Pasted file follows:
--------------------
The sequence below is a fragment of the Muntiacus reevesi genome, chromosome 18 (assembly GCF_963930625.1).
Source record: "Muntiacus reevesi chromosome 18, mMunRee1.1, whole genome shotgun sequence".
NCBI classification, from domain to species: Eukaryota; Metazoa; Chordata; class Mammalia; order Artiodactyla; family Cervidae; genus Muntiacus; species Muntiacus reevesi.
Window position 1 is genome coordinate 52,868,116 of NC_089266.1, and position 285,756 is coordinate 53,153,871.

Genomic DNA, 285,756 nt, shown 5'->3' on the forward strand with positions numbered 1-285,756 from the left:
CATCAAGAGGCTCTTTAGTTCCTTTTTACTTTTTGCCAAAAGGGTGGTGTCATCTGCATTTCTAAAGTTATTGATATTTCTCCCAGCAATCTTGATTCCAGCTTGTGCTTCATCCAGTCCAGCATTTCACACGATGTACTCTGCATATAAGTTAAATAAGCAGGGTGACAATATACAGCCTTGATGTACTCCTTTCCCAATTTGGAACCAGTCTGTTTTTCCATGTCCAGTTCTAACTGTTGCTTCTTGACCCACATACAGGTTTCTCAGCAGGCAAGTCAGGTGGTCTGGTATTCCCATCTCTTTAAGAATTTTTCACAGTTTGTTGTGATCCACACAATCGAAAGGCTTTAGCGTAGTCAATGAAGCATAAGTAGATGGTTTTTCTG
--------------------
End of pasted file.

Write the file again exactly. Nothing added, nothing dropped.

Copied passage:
The sequence below is a fragment of the Muntiacus reevesi genome, chromosome 18 (assembly GCF_963930625.1).
Source record: "Muntiacus reevesi chromosome 18, mMunRee1.1, whole genome shotgun sequence".
NCBI classification, from domain to species: Eukaryota; Metazoa; Chordata; class Mammalia; order Artiodactyla; family Cervidae; genus Muntiacus; species Muntiacus reevesi.
Window position 1 is genome coordinate 52,868,116 of NC_089266.1, and position 285,756 is coordinate 53,153,871.

Genomic DNA, 285,756 nt, shown 5'->3' on the forward strand with positions numbered 1-285,756 from the left:
CATCAAGAGGCTCTTTAGTTCCTTTTTACTTTTTGCCAAAAGGGTGGTGTCATCTGCATTTCTAAAGTTATTGATATTTCTCCCAGCAATCTTGATTCCAGCTTGTGCTTCATCCAGTCCAGCATTTCACACGATGTACTCTGCATATAAGTTAAATAAGCAGGGTGACAATATACAGCCTTGATGTACTCCTTTCCCAATTTGGAACCAGTCTGTTTTTCCATGTCCAGTTCTAACTGTTGCTTCTTGACCCACATACAGGTTTCTCAGCAGGCAAGTCAGGTGGTCTGGTATTCCCATCTCTTTAAGAATTTTTCACAGTTTGTTGTGATCCACACAATCGAAAGGCTTTAGCGTAGTCAATGAAGCATAAGTAGATGGTTTTTCTG